Now that recreational marijuana is legal in Delaware, what can – and can’t – you do?

The law lets people use, buy, transport and give away weed. But it doesn’t give users carte blanche to do whatever they want.

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An up-close view of someone displaying weed that they purchased at a store in N.J.

File photo: A customer displays some marijuana he just purchased at a RISE dispensary in Bloomfield, N.J., Thursday, April 21, 2022. (AP Photo/Seth Wenig)

A man sat in his car at Sixth and Market streets in downtown Wilmington last week, casually puffing on a joint while the smell of marijuana wafted from his open driver’s side window.

The guy was breaking the law even though Delaware law now lets adults age 21 or older possess, use, transport, and share personal quantities of recreational weed without any criminal or civil penalty.

No cops were around to confront the man blatantly getting high in his car, however, and he eventually drove off without incident.

But now that weed has been legal in Delaware since April 23, here’s an extensive but non-exhaustive tutorial on what is and what is not allowed, and how you can partake without fear of running afoul of the new law.

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A group of people supporting legalization of marijuana are gathered in the Delaware State Capitol.
Joyous legalization advocates celebrated on the stairs of Legislative Hall after the Senate passed the bills. (Courtesy of Zoe Patchell)

A companion bill that created a regulatory structure and 125 licenses for growing, product manufacturing, testing, and retail sales took effect Thursday, but no licenses will be granted for more than a year.

To see the legal language for yourself, you can read the text of the legalization-only bill, and the regulatory one on the General Assembly’s website.

The bills passed overwhelmingly in both the House and Senate, culminating a nearly decade-long crusade by legalization advocates.

Gov. John Carney, an ardent foe who had successfully vetoed the legalization bill last year, killing the effort, decided last week to let both become law without his signature.

Where can I get weed?

This will remain a dicey transaction until your neighborhood Marijuana Mart opens, which likely won’t happen until late in 2024.

Until then, users will have to buy marijuana the same way they always have – from someone who is breaking the law if they are selling it. Giving weed as a gift is now legal.

And while stores in New Jersey also will sell it to visitors from Delaware, it remains illegal to transport weed across state lines.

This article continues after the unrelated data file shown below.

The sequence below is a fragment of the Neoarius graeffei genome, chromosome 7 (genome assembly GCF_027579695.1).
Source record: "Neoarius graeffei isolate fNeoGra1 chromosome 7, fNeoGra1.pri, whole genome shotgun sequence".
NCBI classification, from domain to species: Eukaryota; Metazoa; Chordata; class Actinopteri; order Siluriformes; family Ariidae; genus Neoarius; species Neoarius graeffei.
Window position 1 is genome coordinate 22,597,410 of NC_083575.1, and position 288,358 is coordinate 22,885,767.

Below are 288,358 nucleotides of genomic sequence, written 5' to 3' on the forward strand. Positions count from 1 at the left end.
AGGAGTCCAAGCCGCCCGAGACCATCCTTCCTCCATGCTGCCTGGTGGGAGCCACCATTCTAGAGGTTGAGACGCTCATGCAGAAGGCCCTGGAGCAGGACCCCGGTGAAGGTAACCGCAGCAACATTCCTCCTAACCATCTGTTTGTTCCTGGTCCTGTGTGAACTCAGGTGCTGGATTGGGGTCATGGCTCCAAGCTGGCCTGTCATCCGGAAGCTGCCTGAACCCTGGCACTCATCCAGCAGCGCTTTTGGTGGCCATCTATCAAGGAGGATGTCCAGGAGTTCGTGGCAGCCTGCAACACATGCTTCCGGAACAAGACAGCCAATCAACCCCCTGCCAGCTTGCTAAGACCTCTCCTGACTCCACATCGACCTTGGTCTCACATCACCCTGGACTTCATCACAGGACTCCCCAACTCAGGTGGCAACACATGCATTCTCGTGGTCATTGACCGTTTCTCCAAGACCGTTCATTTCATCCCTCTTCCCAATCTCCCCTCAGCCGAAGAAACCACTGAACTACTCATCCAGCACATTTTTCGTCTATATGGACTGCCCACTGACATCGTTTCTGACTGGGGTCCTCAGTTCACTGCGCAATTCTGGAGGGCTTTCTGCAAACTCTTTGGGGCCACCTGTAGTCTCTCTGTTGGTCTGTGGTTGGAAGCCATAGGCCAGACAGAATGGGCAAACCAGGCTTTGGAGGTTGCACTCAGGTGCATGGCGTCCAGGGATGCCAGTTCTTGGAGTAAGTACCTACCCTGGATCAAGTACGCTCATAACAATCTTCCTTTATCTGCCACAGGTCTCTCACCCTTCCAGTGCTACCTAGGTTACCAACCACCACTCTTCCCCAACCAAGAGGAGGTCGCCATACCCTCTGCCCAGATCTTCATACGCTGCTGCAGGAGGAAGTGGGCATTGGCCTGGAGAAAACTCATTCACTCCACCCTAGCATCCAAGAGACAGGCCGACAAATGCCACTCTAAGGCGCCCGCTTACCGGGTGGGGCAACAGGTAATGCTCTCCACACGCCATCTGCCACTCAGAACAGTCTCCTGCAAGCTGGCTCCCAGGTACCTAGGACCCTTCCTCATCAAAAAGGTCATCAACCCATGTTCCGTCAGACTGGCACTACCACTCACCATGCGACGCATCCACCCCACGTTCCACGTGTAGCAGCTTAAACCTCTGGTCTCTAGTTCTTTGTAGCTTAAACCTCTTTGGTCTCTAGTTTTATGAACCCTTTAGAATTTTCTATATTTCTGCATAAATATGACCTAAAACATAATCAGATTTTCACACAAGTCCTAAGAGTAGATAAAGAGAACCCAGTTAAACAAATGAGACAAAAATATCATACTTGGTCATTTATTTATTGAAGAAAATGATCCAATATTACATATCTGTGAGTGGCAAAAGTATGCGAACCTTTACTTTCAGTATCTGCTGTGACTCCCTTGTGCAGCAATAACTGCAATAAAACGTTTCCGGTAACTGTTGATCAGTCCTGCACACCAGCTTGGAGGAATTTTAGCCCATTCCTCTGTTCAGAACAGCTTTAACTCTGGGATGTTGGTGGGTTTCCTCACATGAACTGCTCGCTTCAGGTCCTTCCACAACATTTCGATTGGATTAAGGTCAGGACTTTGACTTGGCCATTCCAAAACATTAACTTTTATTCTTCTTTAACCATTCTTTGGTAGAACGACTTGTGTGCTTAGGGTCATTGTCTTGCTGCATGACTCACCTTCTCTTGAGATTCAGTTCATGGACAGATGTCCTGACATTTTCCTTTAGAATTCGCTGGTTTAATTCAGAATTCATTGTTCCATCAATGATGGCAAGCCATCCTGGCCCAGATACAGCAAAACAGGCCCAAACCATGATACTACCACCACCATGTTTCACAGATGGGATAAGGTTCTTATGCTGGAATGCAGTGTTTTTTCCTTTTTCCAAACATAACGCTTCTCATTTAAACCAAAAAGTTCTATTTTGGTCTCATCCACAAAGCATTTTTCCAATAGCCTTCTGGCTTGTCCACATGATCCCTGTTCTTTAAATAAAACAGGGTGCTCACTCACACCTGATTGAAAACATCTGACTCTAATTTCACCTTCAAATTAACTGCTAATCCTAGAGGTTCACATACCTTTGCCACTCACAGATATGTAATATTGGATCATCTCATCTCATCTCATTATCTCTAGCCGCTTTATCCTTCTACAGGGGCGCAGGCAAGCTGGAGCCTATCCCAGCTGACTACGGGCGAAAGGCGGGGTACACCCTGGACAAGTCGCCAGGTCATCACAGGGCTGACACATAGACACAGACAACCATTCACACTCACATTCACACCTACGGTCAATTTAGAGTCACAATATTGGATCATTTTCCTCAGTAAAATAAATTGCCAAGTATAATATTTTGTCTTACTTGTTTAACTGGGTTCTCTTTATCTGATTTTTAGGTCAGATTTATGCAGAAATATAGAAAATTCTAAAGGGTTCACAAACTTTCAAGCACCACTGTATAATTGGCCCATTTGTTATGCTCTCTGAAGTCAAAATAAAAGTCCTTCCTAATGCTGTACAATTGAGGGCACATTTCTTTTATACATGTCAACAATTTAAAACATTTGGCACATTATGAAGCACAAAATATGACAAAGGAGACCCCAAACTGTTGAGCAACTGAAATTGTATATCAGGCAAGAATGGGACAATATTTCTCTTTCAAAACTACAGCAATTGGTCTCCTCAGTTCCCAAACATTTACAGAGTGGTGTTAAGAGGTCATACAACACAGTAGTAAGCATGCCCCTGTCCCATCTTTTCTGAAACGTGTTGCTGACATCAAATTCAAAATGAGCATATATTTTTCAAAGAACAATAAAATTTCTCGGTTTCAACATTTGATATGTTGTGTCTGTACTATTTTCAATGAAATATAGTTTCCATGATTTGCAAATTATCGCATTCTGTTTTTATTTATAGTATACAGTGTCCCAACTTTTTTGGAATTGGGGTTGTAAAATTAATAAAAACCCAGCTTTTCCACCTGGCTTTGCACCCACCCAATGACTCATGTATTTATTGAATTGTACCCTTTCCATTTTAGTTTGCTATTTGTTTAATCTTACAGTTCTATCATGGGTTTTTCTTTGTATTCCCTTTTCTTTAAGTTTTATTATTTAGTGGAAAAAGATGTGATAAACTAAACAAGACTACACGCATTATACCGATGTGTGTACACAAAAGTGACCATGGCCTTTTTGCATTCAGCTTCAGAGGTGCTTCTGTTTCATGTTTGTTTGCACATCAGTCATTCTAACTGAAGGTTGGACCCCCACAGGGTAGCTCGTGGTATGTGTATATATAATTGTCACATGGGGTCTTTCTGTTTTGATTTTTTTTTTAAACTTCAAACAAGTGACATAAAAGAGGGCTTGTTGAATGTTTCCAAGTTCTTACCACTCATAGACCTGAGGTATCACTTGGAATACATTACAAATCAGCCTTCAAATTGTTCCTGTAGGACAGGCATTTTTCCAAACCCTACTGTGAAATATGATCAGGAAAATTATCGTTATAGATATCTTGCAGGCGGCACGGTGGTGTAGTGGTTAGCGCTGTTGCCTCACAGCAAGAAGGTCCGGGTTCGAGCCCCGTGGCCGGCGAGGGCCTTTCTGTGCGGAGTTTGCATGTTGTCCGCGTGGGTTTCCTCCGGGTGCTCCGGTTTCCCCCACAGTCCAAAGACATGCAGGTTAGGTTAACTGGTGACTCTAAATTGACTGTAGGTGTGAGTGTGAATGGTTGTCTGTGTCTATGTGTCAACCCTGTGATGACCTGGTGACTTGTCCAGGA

Growing for personal use remains illegal in Delaware too.

So while the legalization-only law says people are permitted to “purchase” weed, Mat Marshall, spokesman for Attorney General Kathy Jennings, agrees that the lag time between legalization and retail sales is problematic.

“You’re absolutely right,” Marshall said. “There’s a donut hole in the laws that exists today.”

How much weed can I have?

You can possess and even transport what the law defines as a “personal-use quantity” of what legalization advocates prefer to call cannabis.

So what does that mean, exactly?

The law allows you to have a maximum of one of the following:

  • One ounce (28.35 grams) of leaf.
  • 12 grams or less of hash or other forms of concentrate.
  • Up to 750 milligrams of pot edibles such as gummies.

The key word in the law is “or.” In other words, you can have an ounce of weed, or the gummies, or hash, but not a combination.

Nor does the new Delaware specify how much of each type – leaf, hash, and gummies — that someone can possess if they purchase a combo of the three.

Marijuana buds are seen in prescription bottles
Marijuana buds are seen in prescription bottles as they are sorted at Compassionate Care Foundation’s grow house, Friday, March 22, 2019, in Egg Harbor Township, N.J. (AP Photo/Julio Cortez)

Where can I get high?

This is an easy one, if you want to avoid any chance of police intervention.

Do it at home or someone else’s place. Perhaps on the porch or in the yard, as long as you are at least 10 feet from the sidewalk or property line. And stay there until the buzz wears off.

The law itself doesn’t use the word home but makes clear where you cannot smoke or ingest. And that’s in “an area accessible to the public or in a moving vehicle.”

So, no catching a buzz in the car.

But what is “an area accessible to the public?”

That’s a pretty lengthy list.

Outdoors, it means within 10 feet of a “sidewalk, street, alley, parking lot, park, playground, store, restaurant, or any other area to which the general public is invited.”

But there are more spots prohibited outside. That’s within 10 feet of “entrances, exits, windows that open, or ventilation intakes of any public or private building.”

State police Sr. Cpl. Leonard DeMalto, a spokesman for Delaware’s largest law enforcement agency, elaborated.

“To break it down to the simplest terms, marijuana consumption is still illegal in public places, in a moving car.”

Photo of Sr. Cpl. Leonard DeMalto posing for a photo.
Sr. Cpl. Leonard DeMalto stresses that people can’t smoke marijuana in the car, or drive while they are high. (Courtesy of Delaware State Police)

Should you violate those provisions and get caught and arrested, it would be for an unclassified misdemeanor.

The possible penalties are a fine that can’t exceed $200 and up to five days in prison, or both.